Navajo Tacos with Venison

Call me a glutton, but the first thing I do at any pow wow is a quick scan of the area. I’m searching for the tent, the one with all the women underneath— usually several generations of them— toiling over balls of sticky dough, hot oil and steaming pots of meat. They are making the iconic fry bread, a slightly crispy and chewy flat bread that has become synonymous with Native American culture.

Intertribal Gathering Pow Wow at Fort Robinson State Park in 
Crawford, Nebraska. Photo courtesy of Nebraskaland Magazine.
Eat fry bread by itself, as a sweet treat with a bit of honey, or a filling “Indian” taco generously topped with ground meat, beans and cheese. Most powwows occur outside, and after spending several hours in the sun with the aromas of spiced meat and fresh bread wafting around the dancing circles, you work up a good appetite. In this case, the taco is the way to go. 

The meat in this recipe might resemble that of taco weeknight at your house. I thought about simmering venison hindquarter or shoulder in a complex stew of roasted peppers, herbs and spices, but I decided not to— it wouldn’t have been genuine. (Though, we have made something like that previously:

All the Indian taco recipes I’ve seen online and at powwows generally consisted of simply-seasoned ground meat and chili beans. I realized that Indian tacos wouldn't be Indian tacos if they weren't simple.

Fry bread was borne out of necessity and hardship. First made by the Navajo during the Long Walk, fry bread is a reminder of a painful past. Naturally, the taco followed the bread, and in thinking of the recipe, I imagined that ingredients and resources would’ve been limited. You can see this scarcity in the bread itself—flour, salt and baking powder—fry bread was an attempt to make the most of meager government rations.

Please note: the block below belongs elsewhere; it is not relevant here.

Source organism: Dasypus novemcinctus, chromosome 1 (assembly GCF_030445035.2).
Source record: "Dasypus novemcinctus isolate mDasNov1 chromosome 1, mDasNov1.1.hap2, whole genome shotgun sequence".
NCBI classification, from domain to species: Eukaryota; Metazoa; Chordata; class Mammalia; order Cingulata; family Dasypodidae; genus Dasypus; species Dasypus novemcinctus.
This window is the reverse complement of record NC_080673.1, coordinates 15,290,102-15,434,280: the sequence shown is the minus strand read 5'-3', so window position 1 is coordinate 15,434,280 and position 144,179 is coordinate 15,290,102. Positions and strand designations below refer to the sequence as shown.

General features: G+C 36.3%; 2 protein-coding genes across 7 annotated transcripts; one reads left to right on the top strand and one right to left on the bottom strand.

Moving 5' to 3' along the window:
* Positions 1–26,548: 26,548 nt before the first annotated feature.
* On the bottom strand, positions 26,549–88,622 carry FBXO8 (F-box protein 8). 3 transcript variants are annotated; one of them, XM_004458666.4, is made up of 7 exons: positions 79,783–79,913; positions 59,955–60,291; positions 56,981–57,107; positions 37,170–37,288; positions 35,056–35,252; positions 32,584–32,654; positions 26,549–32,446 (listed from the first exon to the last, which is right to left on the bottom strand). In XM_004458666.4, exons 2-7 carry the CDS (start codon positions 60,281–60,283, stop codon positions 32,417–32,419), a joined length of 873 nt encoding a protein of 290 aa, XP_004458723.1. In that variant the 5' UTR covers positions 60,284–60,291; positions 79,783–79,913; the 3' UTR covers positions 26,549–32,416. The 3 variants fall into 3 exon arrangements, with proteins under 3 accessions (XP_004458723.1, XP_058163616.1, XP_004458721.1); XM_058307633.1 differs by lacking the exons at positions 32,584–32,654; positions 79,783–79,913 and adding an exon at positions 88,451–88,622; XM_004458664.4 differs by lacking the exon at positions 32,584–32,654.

Today, many Native Americans embrace fry bread as symbol of perseverance and survival, while others disdain fry bread because it represents a history of persecution and confinement. Love or hate fry bread, it is a food of great cultural significance. [More on this topic:]

For this outsider—after years of being away from schoolbooks and lectures— researching, making, and eating fry bread allowed me the opportunity to ponder upon a history that should never be forgotten. 

Servings: 4 (8 tacos)  
- 1 pound of ground venison  
- 1 teaspoon of sea/kosher salt  
- About 2 teaspoons of vegetable oil  
- 1/3 cup of chopped onion  
- 3 cloves of garlic, minced  
- 2 teaspoons of chili powder  
- 1 teaspoon of sweet paprika  
- ½ teaspoon of cumin  
- 1 teaspoon of onion powder  
- 1 teaspoon of dried oregano   
- 1 cup of Mrs. Grimes Original Chili Beans, or your favorite brand/recipe  
- Freshly cracked pepper, to taste  
- Toppings: sour cream, diced tomato, shredded lettuce, pickled red onion, chopped cilantro, shredded cheddar cheese, hot sauce, etc. 

Fry Bread Dough  
- 3 cups of all-purpose flour, extra for dusting  
- 1 tablespoon of baking powder  
- 1 teaspoon of sea/kosher salt  
- 1¼ cups of warm water  
- 2 sticks of shortening 


1. Coat the surface of a skillet with oil, and heat over medium heat. Add chopped onion and sauté until soft and translucent. Next, add minced garlic and stir for 30 seconds. Then add venison and brown, breaking up meat with a wooden spoon. Season with 1 teaspoon of salt, chili powder, paprika, cumin, onion powder, oregano and cracked pepper. Stir in chili beans and cook until warmed through. Take off heat and set aside.  

 2. To make the fry bread, combine flour, baking powder and salt in a large bowl. Make a well in the middle of the flour mixture, and then pour in the warm water. Gradually work the flour and water together to make dough. It should be fairly sticky— knead until you can form a manageable ball. Sprinkle in more water or flour as necessary. 

Turn out dough onto a floured surface. Roll dough into a log and divide into 8 equal pieces. Place dough onto a baking sheet lined with parchment paper, and then cover with plastic wrap to prevent dough from drying out.   

3. In a cast iron skillet, heat 2 sticks of shortening until the temperature reaches 350 to 375 degrees Fahrenheit. Flatten a dough ball into a ¼-inch-thick circle with the palm of your hand or with a rolling pin—remember to flour your work surface and your hands. Carefully drop the rolled-out dough into the hot oil and cook on both sides until golden. Drain, keep warm (in an oven on the warm setting) and repeat with the rest of the dough balls.   

4. Reheat venison and bean mixture if necessary; stir in a splash of water if mixture looks dry. Assemble warm fry breads with meat, beans and desired toppings. Fry bread is best served immediately. They will harden if kept too long.